4)Making your partner feel heard. Insisting that you get to feel heard. I am comfortable with the idea that all humans want and need to be heard and feel heard. For me to feel heard I think I have two choices: a) I can live in a fantasy world that everyone likes to listen to me like a radio talkshow host with no one on the phone, or b)the person in front of me is going to have to do some work. Tis not enough that they listen, they have to prove it or I am back to solution a, living in a fantasy.

But what work to they have to do to prove they are listening? Well this is an art that starts with discipline. People can learn this in lots of ways. I love Mirroring as a teaching tool. After you've Mirrored someone a couple of thousand times, you will at a gut level know what the work is and how to do it with almost not effort at all.

And remember this has to eventually be done reciprocally. If you listen to your partner and prove it, they will feel listened to. But if they won't listen to you or prove it, the relationship will fail. At about the time your resentment overflows. But if you both make each other feel heard, no resentment. Cool.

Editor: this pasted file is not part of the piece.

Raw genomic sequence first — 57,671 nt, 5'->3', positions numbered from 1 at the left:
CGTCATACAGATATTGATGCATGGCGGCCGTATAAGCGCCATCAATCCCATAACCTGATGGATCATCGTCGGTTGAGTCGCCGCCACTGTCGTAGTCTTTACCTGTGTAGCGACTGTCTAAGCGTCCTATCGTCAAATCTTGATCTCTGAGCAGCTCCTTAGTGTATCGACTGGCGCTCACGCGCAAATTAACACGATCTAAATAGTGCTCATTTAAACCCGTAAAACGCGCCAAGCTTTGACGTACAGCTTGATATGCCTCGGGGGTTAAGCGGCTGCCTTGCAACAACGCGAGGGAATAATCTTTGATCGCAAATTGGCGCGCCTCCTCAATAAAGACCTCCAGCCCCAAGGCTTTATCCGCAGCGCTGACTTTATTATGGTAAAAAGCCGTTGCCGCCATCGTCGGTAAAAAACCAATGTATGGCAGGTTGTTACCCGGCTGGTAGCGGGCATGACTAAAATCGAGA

5) Here's time for the skills of PreValidating and Validating. Tis all Topic #4. Just become an expert is my advice. You can understand why anyone does anything if a) they tell you and b) you listen; cuz they all make sense all the time.

So the clue is to learn all the skills, get really good at them, and voila, you will be an expert communicator, I believe.

Last edited by AlTurtle; 03/10/11 05:15 AM. Reason: minor fixes

Principles are simple. Applying them is a tough U-Do-It project. Go 4 it!
Al Turtle